I should have listened to my friends. There really was something different to our bond. He was my happiest baby, with the biggest grin on the block. When daycare workers and visit supervisors would gush and coo, I would smile knowing he saved his best smiles for me. He charmed everyone he met and I was so proud to be his mom. And while I haven’t mothered him in over three years, this sweet boy still has a piece of my mother heart, and probably always will.

I think of his face as our country wakes to the issues of systemic racism. I think of his face as I hear the stories of mothers having to teach their sons to be extra careful around police officers. I think of his face when I see marchers hit the street proclaiming BLACK LIVES MATTER. I think of his face every time I encourage someone to recognize their own privilege, and to humbly share a bit of it to raise someone else up. I want this country to be a different place for all black young men but in particular I want this country to be a different place for my black boy.

But we have a lot of work to do. We have a lot to atone for. There are many things about our history as a country and as a people that we need to honestly confront. It is hard work to look upon the violence and injustice we have perpetrated.

This is the invitation of Lent—to do the hard work of repentance….

This post was submitted for my church’s seasonal blog: Lenten Muse. You can read the rest of it here.

Just For Fun – Two Truths & A Lie

Just For Fun – Two Truths & A Lie

me circa 1989

I thought it would be fun from time-to-time to use this space to tell you a bit about myself. And I’d REALLY LOVE you to join in and share about yourself in the comments. It encourages me to know who is stopping by this little internet space of mine.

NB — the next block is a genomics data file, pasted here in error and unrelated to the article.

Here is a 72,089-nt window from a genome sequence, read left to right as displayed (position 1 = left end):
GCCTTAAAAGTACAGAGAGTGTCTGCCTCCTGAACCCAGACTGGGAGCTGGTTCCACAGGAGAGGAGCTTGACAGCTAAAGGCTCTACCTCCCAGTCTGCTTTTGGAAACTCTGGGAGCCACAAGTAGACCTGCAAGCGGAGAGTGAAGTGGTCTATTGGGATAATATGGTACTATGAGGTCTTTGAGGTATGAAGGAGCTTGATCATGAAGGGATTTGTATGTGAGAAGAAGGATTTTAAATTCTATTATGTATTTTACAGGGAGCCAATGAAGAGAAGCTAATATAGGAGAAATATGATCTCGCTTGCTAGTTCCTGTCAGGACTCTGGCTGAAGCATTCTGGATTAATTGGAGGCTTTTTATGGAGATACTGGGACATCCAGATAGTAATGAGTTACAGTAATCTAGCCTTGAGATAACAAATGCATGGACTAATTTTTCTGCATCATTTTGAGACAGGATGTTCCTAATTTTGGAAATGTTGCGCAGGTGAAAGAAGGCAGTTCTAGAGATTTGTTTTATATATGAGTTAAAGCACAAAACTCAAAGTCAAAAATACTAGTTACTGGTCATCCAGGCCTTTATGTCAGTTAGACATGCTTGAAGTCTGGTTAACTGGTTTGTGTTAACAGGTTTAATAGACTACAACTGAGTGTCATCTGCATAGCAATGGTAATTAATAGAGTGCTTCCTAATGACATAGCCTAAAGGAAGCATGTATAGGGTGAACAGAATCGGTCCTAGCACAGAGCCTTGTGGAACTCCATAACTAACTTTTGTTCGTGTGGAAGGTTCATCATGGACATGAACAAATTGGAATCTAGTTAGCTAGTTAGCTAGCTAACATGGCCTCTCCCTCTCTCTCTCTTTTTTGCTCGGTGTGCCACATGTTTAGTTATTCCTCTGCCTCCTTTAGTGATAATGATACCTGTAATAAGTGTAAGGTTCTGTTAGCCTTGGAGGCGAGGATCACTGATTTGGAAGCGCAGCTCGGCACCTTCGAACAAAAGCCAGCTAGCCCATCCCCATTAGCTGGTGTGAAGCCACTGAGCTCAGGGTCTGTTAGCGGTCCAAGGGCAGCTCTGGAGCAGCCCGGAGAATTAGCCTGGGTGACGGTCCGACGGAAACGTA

So today, how about a little Two Truths and a Lie? We played this a while ago at Teen MOPS, so I’ve already got my statements ready to go. Leave a comment and let me know which one you think isn’t true about me.

  1. In high school I played on the varsity volleyball team, despite my short stature.
  2. We had a jukebox when I was a kid and it was so fun to have friends over and feed quarters into it.
  3. I worked as a barista in college, even though I detest coffee.

So, which is the lie? Comment below and leave me two truths and a lie to guess about you!

Scenes from an Egalitarian Marriage: Christmas Ornament

Scenes from an Egalitarian Marriage: Christmas Ornament

We may read a lot about complementarian versus egaliatarian marriages in theory, but what does an egalitarian marriage look like in practice? That’s the purpose of this series: a glimpse of how roles based on giftedness and not gender, how mutual submission and genuine partnership can look in the midst of a real-life relationship-ours. 

 

Each year since we started dating Darin and I exchange Christmas ornaments. We try to get something that is significant for the year we have just had. This year when I unwrapped the ornament I was so touched at his thoughtfulness. But then when he told me more about why he had made it, I really started to cry. I am so grateful to do life with this guy and I’m thankful he agreed to my request to share the story behind this ornament.  These are his words. 

The last few years have been a thrill ride for Deanna and me as we follow God into uncharted territory in our individual and shared faiths. We have been challenged, changed, and grown at a break-neck pace through the experiences of the last 4ish years. That journey is partially chronicled throughout Deanna’s posts, so I won’t get into it here.

Since she started at Portland Seminary, Deanna has continued the hard work of challenging so many things we took for granted before this current leg of our journey began. The ideas about God, the Church, and what it means to be a part of this big, messy body that Deanna brings to the table in any given week are staggering, amazing, and often dumbfounding. Often I have to ask her to slow down and define the last 3-12 words she used. But the ideas are incredible. The way God is weaving this knowledge into the ways that God has been recently leading us both together and individually feels providential.

It is thrilling.

So when it came time for our annual ornament exchange at Christmas, I knew I had to acknowledge the multitude of ways that Deanna’s work and study have enriched and directed our lives.